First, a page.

Stephanie Hsu, Everything Everywhere All at Once
Hsu (known for Broadway and The Marvelous Mrs. Maisel) is winning as Yeoh’s sassy lesbian daughter.

Hong Chau, The Whale
Two Asian American actors in the same category? That’s a first. Vietnamese American TV/movie actor Chau plays a sympathetic truth teller with secrets to unfurl.

And the winner will be …

Angela Bassett, Black Panther: Wakanda Forever
The Supporting categories have long been where the Oscars ghettoize their diversity. Eight Black women have won Best Supporting Actress, whereas only one (Halle Berry) has nabbed Best Actress. Bassett was up for that prize in ’94, but her fiery Tina Turner in What’s Love Got To Do With It? took a back seat to Holly Hunter’s mute keyboard tinkler, in The Piano. Well, the Oscars don’t usually care much about make-up prizes, but in this case they do, because the sentiment is so strong. And Bassett got raves for her Ramonda, the Sovereign Queen Mother of Wakanda. She’s the ruling diva of presentational acting.



The nominees are …

Brendan Gleeson, The Banshees of Inisherin
The expert Irish actor doesn’t sugarcoat his gloomy character, but he’ll split votes with …

Barry Keoghan, The Banshees of Inisherin
He twinkles as the cliched mentally challenged guy with lofty ideas, the kind of part that would have been played by Barry Fitzgerald in the 1930s.

Judd Hirsch, The Fabelmans His painful lesson to the Spielberg kid fills just one scene, but it screams Oscar nomination. My face hurt (with admiration) after watching it.

Brian Tyree Henry, Causeway
Few will have heard of this small interpersonal drama, but Henry is now further anointed as someone to watch.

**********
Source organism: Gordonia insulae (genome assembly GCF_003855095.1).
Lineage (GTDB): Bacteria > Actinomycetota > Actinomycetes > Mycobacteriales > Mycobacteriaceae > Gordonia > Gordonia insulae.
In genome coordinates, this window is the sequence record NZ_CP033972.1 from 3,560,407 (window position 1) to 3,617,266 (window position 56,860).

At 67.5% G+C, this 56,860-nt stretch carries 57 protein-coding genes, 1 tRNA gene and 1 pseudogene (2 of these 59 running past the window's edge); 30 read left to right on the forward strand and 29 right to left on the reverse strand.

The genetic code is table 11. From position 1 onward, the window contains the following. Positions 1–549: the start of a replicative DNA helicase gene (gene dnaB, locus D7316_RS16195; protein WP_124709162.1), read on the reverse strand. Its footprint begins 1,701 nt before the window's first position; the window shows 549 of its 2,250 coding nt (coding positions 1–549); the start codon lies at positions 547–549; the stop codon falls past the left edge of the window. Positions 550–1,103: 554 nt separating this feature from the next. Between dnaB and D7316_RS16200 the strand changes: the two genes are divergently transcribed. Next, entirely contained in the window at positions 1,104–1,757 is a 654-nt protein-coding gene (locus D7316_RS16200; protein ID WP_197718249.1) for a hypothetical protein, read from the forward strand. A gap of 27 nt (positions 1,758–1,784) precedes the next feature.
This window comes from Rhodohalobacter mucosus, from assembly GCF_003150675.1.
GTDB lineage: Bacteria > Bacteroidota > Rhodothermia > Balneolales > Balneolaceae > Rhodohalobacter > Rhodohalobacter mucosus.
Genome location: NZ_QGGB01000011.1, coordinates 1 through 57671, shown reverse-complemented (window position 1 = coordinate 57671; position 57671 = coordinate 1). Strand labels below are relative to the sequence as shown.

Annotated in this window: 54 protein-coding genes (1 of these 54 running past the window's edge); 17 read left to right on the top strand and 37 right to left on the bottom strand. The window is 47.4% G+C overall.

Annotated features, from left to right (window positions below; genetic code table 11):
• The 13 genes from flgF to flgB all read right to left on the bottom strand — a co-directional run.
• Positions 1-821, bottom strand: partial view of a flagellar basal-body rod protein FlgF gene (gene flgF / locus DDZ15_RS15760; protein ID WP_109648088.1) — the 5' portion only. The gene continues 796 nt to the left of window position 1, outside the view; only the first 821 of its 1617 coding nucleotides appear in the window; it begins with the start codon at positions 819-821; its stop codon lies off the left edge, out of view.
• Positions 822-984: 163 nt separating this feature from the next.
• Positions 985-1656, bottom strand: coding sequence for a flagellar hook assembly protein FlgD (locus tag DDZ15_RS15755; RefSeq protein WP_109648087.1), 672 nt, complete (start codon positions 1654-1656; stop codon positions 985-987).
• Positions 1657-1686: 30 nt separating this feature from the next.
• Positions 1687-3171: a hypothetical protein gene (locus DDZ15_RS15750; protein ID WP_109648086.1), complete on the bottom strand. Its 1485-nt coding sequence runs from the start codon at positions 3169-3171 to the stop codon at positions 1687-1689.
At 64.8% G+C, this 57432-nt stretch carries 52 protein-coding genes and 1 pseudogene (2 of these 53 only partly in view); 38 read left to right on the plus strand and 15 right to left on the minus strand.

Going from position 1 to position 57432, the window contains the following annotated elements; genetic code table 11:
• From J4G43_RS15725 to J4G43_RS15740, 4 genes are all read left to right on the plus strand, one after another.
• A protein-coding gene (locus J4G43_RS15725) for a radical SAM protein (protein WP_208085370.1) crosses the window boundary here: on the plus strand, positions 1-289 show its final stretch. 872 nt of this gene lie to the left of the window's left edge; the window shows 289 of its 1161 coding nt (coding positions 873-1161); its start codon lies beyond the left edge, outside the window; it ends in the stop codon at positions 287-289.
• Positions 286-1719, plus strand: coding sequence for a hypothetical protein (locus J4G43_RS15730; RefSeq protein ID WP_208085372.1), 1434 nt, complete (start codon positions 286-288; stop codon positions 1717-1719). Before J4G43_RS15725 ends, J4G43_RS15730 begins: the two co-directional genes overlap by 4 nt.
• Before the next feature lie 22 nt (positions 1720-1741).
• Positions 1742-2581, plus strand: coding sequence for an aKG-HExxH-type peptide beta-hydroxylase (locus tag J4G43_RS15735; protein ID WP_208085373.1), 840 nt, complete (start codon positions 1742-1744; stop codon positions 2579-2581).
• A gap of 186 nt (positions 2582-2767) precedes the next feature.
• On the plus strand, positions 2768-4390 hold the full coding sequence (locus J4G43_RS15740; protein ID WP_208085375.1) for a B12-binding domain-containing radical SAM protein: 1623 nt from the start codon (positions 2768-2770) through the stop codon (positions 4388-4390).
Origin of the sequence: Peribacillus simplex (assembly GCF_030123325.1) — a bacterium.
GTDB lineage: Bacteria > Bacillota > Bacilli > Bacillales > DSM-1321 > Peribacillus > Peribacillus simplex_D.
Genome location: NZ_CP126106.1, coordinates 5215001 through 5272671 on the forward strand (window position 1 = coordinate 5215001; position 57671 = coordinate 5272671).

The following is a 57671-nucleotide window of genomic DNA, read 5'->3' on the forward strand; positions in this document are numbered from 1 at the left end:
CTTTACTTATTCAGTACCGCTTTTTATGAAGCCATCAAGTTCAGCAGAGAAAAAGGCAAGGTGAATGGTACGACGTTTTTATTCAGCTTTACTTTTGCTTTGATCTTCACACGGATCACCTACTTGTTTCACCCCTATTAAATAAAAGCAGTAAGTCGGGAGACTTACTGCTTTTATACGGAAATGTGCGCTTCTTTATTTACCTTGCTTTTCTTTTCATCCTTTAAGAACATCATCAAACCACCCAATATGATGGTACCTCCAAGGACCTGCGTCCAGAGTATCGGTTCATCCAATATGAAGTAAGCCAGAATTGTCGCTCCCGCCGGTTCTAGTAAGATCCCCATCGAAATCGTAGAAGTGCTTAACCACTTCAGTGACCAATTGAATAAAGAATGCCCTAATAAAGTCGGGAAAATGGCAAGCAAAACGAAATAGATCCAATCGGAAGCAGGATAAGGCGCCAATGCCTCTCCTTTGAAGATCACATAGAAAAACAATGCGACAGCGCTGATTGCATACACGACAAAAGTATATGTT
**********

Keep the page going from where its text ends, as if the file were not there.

And the winner will be …

Ke Huy Quan, Everything Everywhere All at Once
The Chinese American actor was a familiar face as Short Round in Indiana Jones and the Temple of Doom and as Data in The Goonies. But he stopped acting in the ’90s because the ops had completely dried up. Fortunately, he came back for this trip to the metaverse, playing three incarnations of his goofy husband character. Yes, Quan specializes in multiple lives, and that trajectory will prove irresistible to Oscar. Like Fraser, he’s a comeback kid showing us brave new textures.



The nominees are …

Todd Field, Tár
Absent since 2006’s Little Children, Field works sparingly, but brilliantly.

Martin McDonagh, The Banshees of Inisherin
As usual, McDonagh brings a sure hand to his eerie tale.

Ruben Östlund, Triangle of Sadness
A true auteur, the Swedish filmmaker always startles and amazes. This is his first English-language film.

Steven Spielberg, The Fabelmans
The most successful director of all time has won only three Oscars — for directing Saving Private Ryan and Best Director and Picture for Schindler’s List. You’d almost think they resent him or something.

And the winners will be …

Daniel Kwan, Daniel Scheinert. Everything Everywhere All at Once
The year’s best film should also have the best directors. Yes, there are two of them, which adds to the fun novelty of it all!

Oh, and …

BEST SONG will be “Naatu Naatu,” from the rousing Indian epic RRR. I can’t stop singing it. But bear in mind, I still think La La Land won Best Picture!   


Michael Musto has written for the Voice since 1984, best known for his outspoken column “La Dolce Musto.” He has penned four books, and is streaming in docs on Netflix, Hulu, Vice, and Showtime.